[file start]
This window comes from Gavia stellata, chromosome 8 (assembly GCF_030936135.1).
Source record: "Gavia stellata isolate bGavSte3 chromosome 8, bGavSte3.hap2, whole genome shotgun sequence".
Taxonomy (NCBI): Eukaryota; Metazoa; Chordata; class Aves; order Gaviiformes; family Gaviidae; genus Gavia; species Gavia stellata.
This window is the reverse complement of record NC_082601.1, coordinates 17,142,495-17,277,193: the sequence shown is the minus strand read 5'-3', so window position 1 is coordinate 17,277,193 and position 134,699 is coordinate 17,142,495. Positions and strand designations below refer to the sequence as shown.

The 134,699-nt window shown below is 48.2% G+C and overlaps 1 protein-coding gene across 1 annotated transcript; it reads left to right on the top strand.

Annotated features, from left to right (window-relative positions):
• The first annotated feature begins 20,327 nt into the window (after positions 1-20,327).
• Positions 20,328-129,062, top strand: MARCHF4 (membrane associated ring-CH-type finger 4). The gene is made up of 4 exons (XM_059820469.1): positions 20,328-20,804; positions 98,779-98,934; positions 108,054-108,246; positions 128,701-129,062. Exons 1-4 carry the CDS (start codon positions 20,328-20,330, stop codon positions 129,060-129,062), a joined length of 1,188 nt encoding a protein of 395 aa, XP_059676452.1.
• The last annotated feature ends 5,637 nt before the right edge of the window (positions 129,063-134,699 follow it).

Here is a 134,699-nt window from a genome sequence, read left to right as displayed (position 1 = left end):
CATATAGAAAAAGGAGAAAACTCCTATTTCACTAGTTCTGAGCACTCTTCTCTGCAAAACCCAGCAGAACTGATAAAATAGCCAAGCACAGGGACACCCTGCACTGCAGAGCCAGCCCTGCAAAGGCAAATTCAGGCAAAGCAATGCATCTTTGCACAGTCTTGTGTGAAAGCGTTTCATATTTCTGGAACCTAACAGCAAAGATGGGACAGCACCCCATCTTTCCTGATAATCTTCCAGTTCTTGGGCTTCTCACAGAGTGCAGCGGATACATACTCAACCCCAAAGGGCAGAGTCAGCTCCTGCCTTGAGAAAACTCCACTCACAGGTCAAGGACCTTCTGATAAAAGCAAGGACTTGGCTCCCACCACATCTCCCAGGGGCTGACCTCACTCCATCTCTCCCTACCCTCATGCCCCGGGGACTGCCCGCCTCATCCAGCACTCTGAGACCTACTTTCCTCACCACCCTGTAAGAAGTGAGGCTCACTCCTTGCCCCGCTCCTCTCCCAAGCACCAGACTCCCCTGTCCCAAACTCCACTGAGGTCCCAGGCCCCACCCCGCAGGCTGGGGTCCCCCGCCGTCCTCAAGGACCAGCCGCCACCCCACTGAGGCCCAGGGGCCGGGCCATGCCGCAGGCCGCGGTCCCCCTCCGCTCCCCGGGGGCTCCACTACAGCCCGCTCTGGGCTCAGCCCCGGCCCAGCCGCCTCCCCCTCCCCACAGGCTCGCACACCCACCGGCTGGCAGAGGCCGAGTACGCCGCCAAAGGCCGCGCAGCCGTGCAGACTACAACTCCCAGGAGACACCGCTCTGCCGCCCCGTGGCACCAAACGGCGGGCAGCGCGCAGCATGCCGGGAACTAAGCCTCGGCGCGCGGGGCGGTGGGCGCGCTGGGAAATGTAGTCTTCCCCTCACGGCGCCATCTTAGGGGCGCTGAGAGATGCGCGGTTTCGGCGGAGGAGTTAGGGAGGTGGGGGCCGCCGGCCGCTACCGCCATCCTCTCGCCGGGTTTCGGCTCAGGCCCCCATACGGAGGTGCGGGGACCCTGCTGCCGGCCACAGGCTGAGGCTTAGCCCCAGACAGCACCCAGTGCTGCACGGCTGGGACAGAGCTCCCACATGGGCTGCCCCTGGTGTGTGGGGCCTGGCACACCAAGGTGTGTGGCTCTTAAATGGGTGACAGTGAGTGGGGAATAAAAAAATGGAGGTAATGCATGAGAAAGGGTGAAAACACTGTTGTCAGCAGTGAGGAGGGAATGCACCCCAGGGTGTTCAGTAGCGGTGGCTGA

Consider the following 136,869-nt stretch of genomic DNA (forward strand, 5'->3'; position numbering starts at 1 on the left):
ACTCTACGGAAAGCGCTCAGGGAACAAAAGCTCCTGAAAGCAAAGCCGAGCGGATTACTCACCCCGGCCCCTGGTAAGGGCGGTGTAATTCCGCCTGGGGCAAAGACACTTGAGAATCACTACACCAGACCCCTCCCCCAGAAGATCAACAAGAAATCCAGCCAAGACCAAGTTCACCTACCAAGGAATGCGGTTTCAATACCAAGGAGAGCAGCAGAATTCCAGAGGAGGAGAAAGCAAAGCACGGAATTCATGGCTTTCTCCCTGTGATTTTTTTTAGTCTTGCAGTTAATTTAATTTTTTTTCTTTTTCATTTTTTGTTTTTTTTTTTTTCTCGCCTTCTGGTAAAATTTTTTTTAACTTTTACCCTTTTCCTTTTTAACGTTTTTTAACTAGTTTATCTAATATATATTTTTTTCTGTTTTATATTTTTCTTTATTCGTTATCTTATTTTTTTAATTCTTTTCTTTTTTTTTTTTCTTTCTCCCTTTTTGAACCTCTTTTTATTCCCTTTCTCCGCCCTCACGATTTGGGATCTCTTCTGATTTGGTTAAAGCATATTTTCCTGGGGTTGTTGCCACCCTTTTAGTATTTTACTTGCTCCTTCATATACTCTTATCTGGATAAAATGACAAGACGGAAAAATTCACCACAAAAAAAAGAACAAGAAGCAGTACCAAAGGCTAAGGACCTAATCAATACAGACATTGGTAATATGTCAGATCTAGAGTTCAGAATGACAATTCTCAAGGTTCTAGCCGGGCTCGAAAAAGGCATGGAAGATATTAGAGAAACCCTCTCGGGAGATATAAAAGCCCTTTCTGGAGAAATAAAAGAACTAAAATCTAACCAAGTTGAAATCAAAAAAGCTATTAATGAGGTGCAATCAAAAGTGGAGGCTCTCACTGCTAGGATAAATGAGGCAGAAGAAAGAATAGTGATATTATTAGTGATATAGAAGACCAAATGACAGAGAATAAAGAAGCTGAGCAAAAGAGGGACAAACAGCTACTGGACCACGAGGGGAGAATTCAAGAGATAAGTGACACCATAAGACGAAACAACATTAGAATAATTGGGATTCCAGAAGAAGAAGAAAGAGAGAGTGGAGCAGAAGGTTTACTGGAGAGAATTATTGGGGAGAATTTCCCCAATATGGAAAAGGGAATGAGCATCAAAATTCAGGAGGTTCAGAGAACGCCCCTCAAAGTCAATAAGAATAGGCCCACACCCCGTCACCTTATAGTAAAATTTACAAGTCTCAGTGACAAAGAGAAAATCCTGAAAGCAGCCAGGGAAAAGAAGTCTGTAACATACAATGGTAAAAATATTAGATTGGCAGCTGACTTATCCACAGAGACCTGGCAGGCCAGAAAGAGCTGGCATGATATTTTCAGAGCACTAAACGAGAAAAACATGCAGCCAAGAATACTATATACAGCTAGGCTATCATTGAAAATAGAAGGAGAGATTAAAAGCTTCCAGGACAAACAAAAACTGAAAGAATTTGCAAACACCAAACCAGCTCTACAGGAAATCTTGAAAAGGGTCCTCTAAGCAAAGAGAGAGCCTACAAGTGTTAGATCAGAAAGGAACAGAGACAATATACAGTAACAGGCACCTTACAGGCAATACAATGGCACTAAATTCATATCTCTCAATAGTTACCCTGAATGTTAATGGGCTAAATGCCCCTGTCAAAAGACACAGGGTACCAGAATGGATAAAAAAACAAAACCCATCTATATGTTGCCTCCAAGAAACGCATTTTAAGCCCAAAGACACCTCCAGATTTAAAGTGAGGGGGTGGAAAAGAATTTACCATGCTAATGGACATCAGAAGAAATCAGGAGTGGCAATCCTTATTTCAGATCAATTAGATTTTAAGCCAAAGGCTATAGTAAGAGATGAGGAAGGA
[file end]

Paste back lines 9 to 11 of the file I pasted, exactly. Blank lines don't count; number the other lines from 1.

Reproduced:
• The last annotated feature ends 5,637 nt before the right edge of the window (positions 129,063-134,699 follow it).

Here is a 134,699-nt window from a genome sequence, read left to right as displayed (position 1 = left end):
CATATAGAAAAAGGAGAAAACTCCTATTTCACTAGTTCTGAGCACTCTTCTCTGCAAAACCCAGCAGAACTGATAAAATAGCCAAGCACAGGGACACCCTGCACTGCAGAGCCAGCCCTGCAAAGGCAAATTCAGGCAAAGCAATGCATCTTTGCACAGTCTTGTGTGAAAGCGTTTCATATTTCTGGAACCTAACAGCAAAGATGGGACAGCACCCCATCTTTCCTGATAATCTTCCAGTTCTTGGGCTTCTCACAGAGTGCAGCGGATACATACTCAACCCCAAAGGGCAGAGTCAGCTCCTGCCTTGAGAAAACTCCACTCACAGGTCAAGGACCTTCTGATAAAAGCAAGGACTTGGCTCCCACCACATCTCCCAGGGGCTGACCTCACTCCATCTCTCCCTACCCTCATGCCCCGGGGACTGCCCGCCTCATCCAGCACTCTGAGACCTACTTTCCTCACCACCCTGTAAGAAGTGAGGCTCACTCCTTGCCCCGCTCCTCTCCCAAGCACCAGACTCCCCTGTCCCAAACTCCACTGAGGTCCCAGGCCCCACCCCGCAGGCTGGGGTCCCCCGCCGTCCTCAAGGACCAGCCGCCACCCCACTGAGGCCCAGGGGCCGGGCCATGCCGCAGGCCGCGGTCCCCCTCCGCTCCCCGGGGGCTCCACTACAGCCCGCTCTGGGCTCAGCCCCGGCCCAGCCGCCTCCCCCTCCCCACAGGCTCGCACACCCACCGGCTGGCAGAGGCCGAGTACGCCGCCAAAGGCCGCGCAGCCGTGCAGACTACAACTCCCAGGAGACACCGCTCTGCCGCCCCGTGGCACCAAACGGCGGGCAGCGCGCAGCATGCCGGGAACTAAGCCTCGGCGCGCGGGGCGGTGGGCGCGCTGGGAAATGTAGTCTTCCCCTCACGGCGCCATCTTAGGGGCGCTGAGAGATGCGCGGTTTCGGCGGAGGAGTTAGGGAGGTGGGGGCCGCCGGCCGCTACCGCCATCCTCTCGCCGGGTTTCGGCTCAGGCCCCCATACGGAGGTGCGGGGACCCTGCTGCCGGCCACAGGCTGAGGCTTAGCCCCAGACAGCACCCAGTGCTGCACGGCTGGGACAGAGCTCCCACATGGGCTGCCCCTGGTGTGTGGGGCCTGGCACACCAAGGTGTGTGGCTCTTAAATGGGTGACAGTGAGTGGGGAATAAAAAAATGGAGGTAATGCATGAGAAAGGGTGAAAACACTGTTGTCAGCAGTGAGGAGGGAATGCACCCCAGGGTGTTCAGTAGCGGTGGCTGA